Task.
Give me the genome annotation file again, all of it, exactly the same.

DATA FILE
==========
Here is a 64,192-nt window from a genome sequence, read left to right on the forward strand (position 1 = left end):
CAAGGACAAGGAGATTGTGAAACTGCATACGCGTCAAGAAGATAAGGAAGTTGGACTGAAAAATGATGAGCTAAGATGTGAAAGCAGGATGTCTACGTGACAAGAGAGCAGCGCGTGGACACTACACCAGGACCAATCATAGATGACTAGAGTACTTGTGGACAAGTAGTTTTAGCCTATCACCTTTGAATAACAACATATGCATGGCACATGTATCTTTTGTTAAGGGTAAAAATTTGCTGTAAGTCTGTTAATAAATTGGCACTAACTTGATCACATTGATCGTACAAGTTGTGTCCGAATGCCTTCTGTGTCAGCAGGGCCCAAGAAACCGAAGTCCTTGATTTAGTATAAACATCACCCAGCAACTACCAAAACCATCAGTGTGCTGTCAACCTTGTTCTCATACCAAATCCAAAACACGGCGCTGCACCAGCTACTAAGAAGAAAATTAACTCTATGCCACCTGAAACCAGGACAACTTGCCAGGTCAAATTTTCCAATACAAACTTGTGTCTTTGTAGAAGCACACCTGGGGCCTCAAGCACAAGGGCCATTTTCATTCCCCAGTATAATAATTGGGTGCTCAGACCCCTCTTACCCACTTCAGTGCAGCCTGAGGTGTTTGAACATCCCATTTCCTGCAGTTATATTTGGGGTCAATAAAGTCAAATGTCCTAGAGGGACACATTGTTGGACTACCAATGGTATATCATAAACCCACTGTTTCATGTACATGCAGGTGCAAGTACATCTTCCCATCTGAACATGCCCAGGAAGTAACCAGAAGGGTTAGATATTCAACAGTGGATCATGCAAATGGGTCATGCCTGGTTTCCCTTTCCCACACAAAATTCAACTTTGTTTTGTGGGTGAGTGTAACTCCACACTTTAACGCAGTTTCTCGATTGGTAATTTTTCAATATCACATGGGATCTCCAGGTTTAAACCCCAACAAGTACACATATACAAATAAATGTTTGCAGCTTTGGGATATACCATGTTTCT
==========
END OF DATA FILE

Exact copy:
Here is a 64,192-nt window from a genome sequence, read left to right on the forward strand (position 1 = left end):
CAAGGACAAGGAGATTGTGAAACTGCATACGCGTCAAGAAGATAAGGAAGTTGGACTGAAAAATGATGAGCTAAGATGTGAAAGCAGGATGTCTACGTGACAAGAGAGCAGCGCGTGGACACTACACCAGGACCAATCATAGATGACTAGAGTACTTGTGGACAAGTAGTTTTAGCCTATCACCTTTGAATAACAACATATGCATGGCACATGTATCTTTTGTTAAGGGTAAAAATTTGCTGTAAGTCTGTTAATAAATTGGCACTAACTTGATCACATTGATCGTACAAGTTGTGTCCGAATGCCTTCTGTGTCAGCAGGGCCCAAGAAACCGAAGTCCTTGATTTAGTATAAACATCACCCAGCAACTACCAAAACCATCAGTGTGCTGTCAACCTTGTTCTCATACCAAATCCAAAACACGGCGCTGCACCAGCTACTAAGAAGAAAATTAACTCTATGCCACCTGAAACCAGGACAACTTGCCAGGTCAAATTTTCCAATACAAACTTGTGTCTTTGTAGAAGCACACCTGGGGCCTCAAGCACAAGGGCCATTTTCATTCCCCAGTATAATAATTGGGTGCTCAGACCCCTCTTACCCACTTCAGTGCAGCCTGAGGTGTTTGAACATCCCATTTCCTGCAGTTATATTTGGGGTCAATAAAGTCAAATGTCCTAGAGGGACACATTGTTGGACTACCAATGGTATATCATAAACCCACTGTTTCATGTACATGCAGGTGCAAGTACATCTTCCCATCTGAACATGCCCAGGAAGTAACCAGAAGGGTTAGATATTCAACAGTGGATCATGCAAATGGGTCATGCCTGGTTTCCCTTTCCCACACAAAATTCAACTTTGTTTTGTGGGTGAGTGTAACTCCACACTTTAACGCAGTTTCTCGATTGGTAATTTTTCAATATCACATGGGATCTCCAGGTTTAAACCCCAACAAGTACACATATACAAATAAATGTTTGCAGCTTTGGGATATACCATGTTTCT